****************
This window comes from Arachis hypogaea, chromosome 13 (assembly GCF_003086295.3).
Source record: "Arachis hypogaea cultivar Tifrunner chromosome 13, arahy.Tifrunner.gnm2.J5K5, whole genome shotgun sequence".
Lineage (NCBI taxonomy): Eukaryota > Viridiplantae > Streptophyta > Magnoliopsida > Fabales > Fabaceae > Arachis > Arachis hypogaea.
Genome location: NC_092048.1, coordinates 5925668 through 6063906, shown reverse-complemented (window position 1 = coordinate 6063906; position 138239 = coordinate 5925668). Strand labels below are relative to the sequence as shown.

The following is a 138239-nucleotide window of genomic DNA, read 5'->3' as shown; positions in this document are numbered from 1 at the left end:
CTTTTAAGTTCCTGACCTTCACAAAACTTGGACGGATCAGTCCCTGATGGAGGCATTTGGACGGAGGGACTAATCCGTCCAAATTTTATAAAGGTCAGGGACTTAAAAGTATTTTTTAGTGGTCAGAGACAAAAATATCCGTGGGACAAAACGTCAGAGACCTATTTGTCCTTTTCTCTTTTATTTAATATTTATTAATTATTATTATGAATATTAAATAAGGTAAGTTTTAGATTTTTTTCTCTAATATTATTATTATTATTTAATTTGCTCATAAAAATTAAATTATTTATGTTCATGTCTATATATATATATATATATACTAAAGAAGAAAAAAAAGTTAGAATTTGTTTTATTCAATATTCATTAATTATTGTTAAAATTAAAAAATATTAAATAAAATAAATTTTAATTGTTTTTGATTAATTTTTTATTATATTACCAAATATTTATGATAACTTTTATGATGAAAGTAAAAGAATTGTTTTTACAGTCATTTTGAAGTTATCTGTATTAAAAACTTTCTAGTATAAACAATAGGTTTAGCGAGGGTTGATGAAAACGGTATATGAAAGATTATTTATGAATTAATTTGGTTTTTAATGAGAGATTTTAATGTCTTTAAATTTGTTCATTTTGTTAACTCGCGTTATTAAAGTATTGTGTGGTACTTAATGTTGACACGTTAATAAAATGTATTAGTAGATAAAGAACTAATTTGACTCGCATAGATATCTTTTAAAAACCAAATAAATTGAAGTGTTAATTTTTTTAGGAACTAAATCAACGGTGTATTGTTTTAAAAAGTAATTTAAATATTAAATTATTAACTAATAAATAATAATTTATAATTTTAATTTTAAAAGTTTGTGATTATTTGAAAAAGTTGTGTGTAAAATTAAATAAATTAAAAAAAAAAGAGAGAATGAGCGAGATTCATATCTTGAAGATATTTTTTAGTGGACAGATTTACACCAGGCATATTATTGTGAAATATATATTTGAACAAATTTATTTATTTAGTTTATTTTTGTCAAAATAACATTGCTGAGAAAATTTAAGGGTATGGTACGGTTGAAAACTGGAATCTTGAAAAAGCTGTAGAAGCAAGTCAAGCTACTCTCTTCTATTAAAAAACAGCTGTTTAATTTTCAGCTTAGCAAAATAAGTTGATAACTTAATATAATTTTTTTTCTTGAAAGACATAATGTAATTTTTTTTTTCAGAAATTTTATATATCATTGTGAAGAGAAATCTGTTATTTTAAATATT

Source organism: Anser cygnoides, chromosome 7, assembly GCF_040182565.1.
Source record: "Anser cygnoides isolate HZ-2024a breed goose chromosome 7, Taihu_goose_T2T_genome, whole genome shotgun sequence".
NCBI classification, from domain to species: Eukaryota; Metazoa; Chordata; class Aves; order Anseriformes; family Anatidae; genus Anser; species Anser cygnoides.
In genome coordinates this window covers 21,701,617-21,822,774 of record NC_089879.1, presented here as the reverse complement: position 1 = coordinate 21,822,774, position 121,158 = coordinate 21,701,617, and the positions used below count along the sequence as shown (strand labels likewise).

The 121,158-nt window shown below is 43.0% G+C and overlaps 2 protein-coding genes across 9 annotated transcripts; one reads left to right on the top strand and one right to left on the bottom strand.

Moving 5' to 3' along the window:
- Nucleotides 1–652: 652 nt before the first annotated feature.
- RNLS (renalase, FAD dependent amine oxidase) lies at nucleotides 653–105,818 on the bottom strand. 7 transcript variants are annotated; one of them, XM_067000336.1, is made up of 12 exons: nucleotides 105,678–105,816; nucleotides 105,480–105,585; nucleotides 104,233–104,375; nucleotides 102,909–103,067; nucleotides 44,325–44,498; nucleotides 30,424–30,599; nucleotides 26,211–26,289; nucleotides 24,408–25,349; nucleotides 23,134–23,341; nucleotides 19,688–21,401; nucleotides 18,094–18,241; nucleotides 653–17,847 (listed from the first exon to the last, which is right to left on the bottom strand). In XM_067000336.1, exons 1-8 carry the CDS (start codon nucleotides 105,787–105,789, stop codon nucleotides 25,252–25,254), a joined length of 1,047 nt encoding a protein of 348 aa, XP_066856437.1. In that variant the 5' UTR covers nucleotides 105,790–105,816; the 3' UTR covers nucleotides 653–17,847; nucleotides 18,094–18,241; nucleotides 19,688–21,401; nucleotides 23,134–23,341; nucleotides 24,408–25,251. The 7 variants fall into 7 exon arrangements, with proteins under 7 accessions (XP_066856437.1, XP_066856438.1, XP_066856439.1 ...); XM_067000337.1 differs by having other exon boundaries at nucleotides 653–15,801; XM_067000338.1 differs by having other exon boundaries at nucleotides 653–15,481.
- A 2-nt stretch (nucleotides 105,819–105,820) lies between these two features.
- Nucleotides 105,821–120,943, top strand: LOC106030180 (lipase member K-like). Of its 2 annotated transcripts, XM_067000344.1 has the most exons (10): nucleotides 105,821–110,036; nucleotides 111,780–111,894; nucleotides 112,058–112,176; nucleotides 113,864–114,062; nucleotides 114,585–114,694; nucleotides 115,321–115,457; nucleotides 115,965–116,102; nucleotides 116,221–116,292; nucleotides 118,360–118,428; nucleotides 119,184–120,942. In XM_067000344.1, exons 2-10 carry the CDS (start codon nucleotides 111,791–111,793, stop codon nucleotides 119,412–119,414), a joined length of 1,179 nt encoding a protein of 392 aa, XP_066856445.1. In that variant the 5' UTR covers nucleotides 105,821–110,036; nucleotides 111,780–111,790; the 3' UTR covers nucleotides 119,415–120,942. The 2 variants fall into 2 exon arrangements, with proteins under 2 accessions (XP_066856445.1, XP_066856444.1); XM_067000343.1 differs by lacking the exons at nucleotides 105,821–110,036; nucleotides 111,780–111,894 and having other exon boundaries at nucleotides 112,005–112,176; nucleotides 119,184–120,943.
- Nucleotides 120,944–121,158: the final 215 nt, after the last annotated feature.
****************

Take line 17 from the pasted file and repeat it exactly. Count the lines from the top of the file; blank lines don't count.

- Nucleotides 120,944–121,158: the final 215 nt, after the last annotated feature.